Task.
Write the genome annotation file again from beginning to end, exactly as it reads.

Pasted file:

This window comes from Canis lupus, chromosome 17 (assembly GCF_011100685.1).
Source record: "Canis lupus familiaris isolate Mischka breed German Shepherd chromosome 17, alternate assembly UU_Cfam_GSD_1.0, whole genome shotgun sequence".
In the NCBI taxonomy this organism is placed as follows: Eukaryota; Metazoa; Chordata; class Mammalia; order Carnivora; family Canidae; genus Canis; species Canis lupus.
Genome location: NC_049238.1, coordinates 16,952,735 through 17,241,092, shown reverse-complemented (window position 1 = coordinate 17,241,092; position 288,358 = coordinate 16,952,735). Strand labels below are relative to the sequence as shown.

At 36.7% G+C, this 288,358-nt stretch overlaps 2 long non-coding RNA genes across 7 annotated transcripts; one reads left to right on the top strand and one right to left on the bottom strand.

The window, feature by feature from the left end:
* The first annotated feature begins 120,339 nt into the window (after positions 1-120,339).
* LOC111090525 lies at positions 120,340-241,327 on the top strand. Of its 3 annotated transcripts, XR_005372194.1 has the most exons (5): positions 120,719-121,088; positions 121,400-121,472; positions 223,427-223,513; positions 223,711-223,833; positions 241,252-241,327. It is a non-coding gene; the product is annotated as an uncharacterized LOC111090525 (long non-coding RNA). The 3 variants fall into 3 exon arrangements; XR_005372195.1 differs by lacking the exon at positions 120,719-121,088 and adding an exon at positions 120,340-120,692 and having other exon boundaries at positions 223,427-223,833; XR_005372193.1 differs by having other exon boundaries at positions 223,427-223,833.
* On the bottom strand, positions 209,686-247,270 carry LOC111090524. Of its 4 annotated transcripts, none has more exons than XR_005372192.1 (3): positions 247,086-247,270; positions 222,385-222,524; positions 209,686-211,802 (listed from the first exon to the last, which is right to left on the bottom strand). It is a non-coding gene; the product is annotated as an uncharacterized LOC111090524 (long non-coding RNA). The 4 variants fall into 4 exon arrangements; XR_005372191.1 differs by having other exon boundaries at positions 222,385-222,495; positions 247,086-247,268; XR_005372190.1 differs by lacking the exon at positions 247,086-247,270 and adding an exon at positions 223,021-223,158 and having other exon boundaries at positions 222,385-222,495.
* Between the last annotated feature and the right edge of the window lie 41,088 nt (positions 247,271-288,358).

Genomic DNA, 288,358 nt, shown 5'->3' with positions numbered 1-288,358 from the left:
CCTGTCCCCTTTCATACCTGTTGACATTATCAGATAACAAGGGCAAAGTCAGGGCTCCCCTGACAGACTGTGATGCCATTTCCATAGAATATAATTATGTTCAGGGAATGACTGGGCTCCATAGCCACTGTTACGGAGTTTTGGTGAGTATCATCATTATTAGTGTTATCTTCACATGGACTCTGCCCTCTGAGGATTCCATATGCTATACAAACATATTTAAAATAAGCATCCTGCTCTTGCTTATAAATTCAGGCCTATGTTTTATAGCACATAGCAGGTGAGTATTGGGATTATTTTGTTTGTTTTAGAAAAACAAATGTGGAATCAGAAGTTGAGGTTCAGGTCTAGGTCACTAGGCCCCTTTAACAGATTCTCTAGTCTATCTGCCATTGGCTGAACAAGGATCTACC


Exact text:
This window comes from Canis lupus, chromosome 17 (assembly GCF_011100685.1).
Source record: "Canis lupus familiaris isolate Mischka breed German Shepherd chromosome 17, alternate assembly UU_Cfam_GSD_1.0, whole genome shotgun sequence".
In the NCBI taxonomy this organism is placed as follows: Eukaryota; Metazoa; Chordata; class Mammalia; order Carnivora; family Canidae; genus Canis; species Canis lupus.
Genome location: NC_049238.1, coordinates 16,952,735 through 17,241,092, shown reverse-complemented (window position 1 = coordinate 17,241,092; position 288,358 = coordinate 16,952,735). Strand labels below are relative to the sequence as shown.

At 36.7% G+C, this 288,358-nt stretch overlaps 2 long non-coding RNA genes across 7 annotated transcripts; one reads left to right on the top strand and one right to left on the bottom strand.

The window, feature by feature from the left end:
* The first annotated feature begins 120,339 nt into the window (after positions 1-120,339).
* LOC111090525 lies at positions 120,340-241,327 on the top strand. Of its 3 annotated transcripts, XR_005372194.1 has the most exons (5): positions 120,719-121,088; positions 121,400-121,472; positions 223,427-223,513; positions 223,711-223,833; positions 241,252-241,327. It is a non-coding gene; the product is annotated as an uncharacterized LOC111090525 (long non-coding RNA). The 3 variants fall into 3 exon arrangements; XR_005372195.1 differs by lacking the exon at positions 120,719-121,088 and adding an exon at positions 120,340-120,692 and having other exon boundaries at positions 223,427-223,833; XR_005372193.1 differs by having other exon boundaries at positions 223,427-223,833.
* On the bottom strand, positions 209,686-247,270 carry LOC111090524. Of its 4 annotated transcripts, none has more exons than XR_005372192.1 (3): positions 247,086-247,270; positions 222,385-222,524; positions 209,686-211,802 (listed from the first exon to the last, which is right to left on the bottom strand). It is a non-coding gene; the product is annotated as an uncharacterized LOC111090524 (long non-coding RNA). The 4 variants fall into 4 exon arrangements; XR_005372191.1 differs by having other exon boundaries at positions 222,385-222,495; positions 247,086-247,268; XR_005372190.1 differs by lacking the exon at positions 247,086-247,270 and adding an exon at positions 223,021-223,158 and having other exon boundaries at positions 222,385-222,495.
* Between the last annotated feature and the right edge of the window lie 41,088 nt (positions 247,271-288,358).

Genomic DNA, 288,358 nt, shown 5'->3' with positions numbered 1-288,358 from the left:
CCTGTCCCCTTTCATACCTGTTGACATTATCAGATAACAAGGGCAAAGTCAGGGCTCCCCTGACAGACTGTGATGCCATTTCCATAGAATATAATTATGTTCAGGGAATGACTGGGCTCCATAGCCACTGTTACGGAGTTTTGGTGAGTATCATCATTATTAGTGTTATCTTCACATGGACTCTGCCCTCTGAGGATTCCATATGCTATACAAACATATTTAAAATAAGCATCCTGCTCTTGCTTATAAATTCAGGCCTATGTTTTATAGCACATAGCAGGTGAGTATTGGGATTATTTTGTTTGTTTTAGAAAAACAAATGTGGAATCAGAAGTTGAGGTTCAGGTCTAGGTCACTAGGCCCCTTTAACAGATTCTCTAGTCTATCTGCCATTGGCTGAACAAGGATCTACC